How is it possible for so many people to accept this course of events given that debt accumulation constituted thoroughly ethical behaviour within recent capitalist consumerist societies? How is it possible for debt to turn overnight from good to bad object – from an accomplishment to a failure for which each and everyone (from states to individuals) is fully accountable and for which eternal suffering can be the only reward? It is impossible to make sense of this miraculous transformation without reversing causality, highlighting retroactivity, and taking into account long-term structures of subjection.
There is plenty of evidence to suggest that the assumption of shame and guilt is always already presupposed as a long-term subjective infrastructure well before each of its (contingent) historical instantiations. For example, how else can one explain the fact that today many are forced to feel ashamed and guilty because of their (national, family and personal) indebtedness, while a few years ago the same people were actively encouraged to accumulate credit and debt in order to spend, consume and enjoy? Shame and guilt plagued only those who could not keep up with the generalized/democratized spirit of ‘conspicuous consumption’. Clearly some sort of pre-existing propensity needs to be posited, which has nothing to do with the particular (very different if not contradictory) contents involved. What is at stake with credit and debt is something that goes far beyond economics and involves subject formation at the most profound level, vindicating Lazzarato’s argument, albeit with a psychoanalytic twist. If such construction works through the (impossible) assumption of duty, shame and guilt and their political regulation, we need to register what psychoanalysis adds to this picture when it acknowledges them as founding gestures of modern subjectivity. This type of political regulation and social control operates through the multiple and alternating faces of the superego: prohibitive and brutal (Freud) as well as permissive and generative (Lacan). Such constitutive ambivalence and historical variability in the subjective infrastructure within civilization emerges as an indispensable technology of domination through its association with other processes in which splitting and mutual engagement continuously alternate: the dialectic between the two spirits of capitalism as well as that between the different faces of power, as formulated by Foucault.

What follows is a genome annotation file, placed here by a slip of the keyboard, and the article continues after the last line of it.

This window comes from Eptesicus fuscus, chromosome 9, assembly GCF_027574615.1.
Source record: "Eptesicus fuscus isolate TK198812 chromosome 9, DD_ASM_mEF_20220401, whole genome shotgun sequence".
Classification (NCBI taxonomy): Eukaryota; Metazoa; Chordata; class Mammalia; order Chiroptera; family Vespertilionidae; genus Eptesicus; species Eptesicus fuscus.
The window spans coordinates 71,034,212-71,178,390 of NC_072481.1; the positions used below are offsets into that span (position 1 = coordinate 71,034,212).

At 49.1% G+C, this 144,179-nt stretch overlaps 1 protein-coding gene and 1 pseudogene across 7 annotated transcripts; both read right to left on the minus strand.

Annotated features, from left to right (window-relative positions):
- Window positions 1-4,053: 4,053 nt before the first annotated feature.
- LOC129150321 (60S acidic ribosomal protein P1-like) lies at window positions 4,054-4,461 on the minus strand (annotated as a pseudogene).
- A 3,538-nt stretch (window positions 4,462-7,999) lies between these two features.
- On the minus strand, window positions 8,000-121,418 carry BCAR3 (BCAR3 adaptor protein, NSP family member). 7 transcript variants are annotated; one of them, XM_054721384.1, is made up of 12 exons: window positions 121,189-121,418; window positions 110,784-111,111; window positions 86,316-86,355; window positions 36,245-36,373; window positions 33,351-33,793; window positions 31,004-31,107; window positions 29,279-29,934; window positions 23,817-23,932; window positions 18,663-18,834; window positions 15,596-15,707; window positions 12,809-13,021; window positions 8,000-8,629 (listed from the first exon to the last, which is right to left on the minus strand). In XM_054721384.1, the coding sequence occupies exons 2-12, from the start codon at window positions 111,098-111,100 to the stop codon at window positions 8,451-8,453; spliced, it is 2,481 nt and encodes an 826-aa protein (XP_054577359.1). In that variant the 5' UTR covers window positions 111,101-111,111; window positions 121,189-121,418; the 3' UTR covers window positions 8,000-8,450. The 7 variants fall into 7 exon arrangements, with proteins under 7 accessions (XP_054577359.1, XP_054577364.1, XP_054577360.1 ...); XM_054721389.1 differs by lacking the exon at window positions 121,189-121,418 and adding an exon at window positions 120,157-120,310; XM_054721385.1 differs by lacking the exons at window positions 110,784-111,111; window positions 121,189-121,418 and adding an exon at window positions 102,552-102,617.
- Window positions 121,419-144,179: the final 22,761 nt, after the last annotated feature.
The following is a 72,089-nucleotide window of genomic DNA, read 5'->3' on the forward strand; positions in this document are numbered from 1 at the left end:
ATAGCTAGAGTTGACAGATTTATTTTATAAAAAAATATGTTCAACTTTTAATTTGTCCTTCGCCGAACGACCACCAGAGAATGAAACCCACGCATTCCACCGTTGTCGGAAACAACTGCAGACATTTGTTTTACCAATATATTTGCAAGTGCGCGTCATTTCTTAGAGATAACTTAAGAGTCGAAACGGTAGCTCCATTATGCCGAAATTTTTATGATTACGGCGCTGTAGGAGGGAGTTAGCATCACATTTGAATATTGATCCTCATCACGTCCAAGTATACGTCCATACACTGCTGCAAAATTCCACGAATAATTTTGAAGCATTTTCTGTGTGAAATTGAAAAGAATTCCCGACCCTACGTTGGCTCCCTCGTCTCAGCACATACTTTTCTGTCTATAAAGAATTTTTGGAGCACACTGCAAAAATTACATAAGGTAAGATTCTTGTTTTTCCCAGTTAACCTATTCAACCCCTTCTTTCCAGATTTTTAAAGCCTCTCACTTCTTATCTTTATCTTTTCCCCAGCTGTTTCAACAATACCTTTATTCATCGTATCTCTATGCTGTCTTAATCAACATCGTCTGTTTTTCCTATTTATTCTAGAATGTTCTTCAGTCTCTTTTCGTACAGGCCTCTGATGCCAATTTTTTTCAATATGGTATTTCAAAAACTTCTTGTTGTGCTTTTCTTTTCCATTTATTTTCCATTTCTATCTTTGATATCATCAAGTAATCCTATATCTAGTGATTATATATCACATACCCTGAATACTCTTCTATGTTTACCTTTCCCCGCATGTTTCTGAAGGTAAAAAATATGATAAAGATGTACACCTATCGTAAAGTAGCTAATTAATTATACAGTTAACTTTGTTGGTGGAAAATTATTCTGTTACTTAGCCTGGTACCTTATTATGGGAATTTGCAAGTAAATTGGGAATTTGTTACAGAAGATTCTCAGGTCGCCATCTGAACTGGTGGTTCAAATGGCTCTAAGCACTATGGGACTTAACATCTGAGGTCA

Enforced accumulation of debt and stigmatization and punishment of indebtedness constitute internal if antithetical moments of the same mechanism, utilizing subject construction in the service of social hierarchy. And when the loop between the two fails, debt cancellation and debt forgiveness are called for to sustain social order. Historically, these three options have alternated, sustaining but also gradually shifting power relations. We know, for example, that debt cancellation has usually been a popular demand and has often resulted in the foundation of democratic regimes – the prime example is, of course, Solon’sSeisachtheia and the foundation of Athenian democracy. Nevertheless, debt cancellation has also been used by pharaohs, kings and tyrants to gain popular support.11 In the case of Greece today, we have seen institutional forces promoting in turn all three options. In the beginning, before the crisis, debt accumulation was allowed and even propagated within the framework of the second, consumerist spirit of capitalism. Then, almost overnight, the same institutions elevated excessive debt into a pathological failure to be punished by ‘post-modern’ forms of debt bondage. Three years into the crisis, the troika has also orchestrated processes of debt restructuring, with a twist, however! This (partial) debt cancellation has miraculously failed to make any real difference to the long-term viability of Greek debt or to the current predicament of the Greek people.
The end of post-democracy?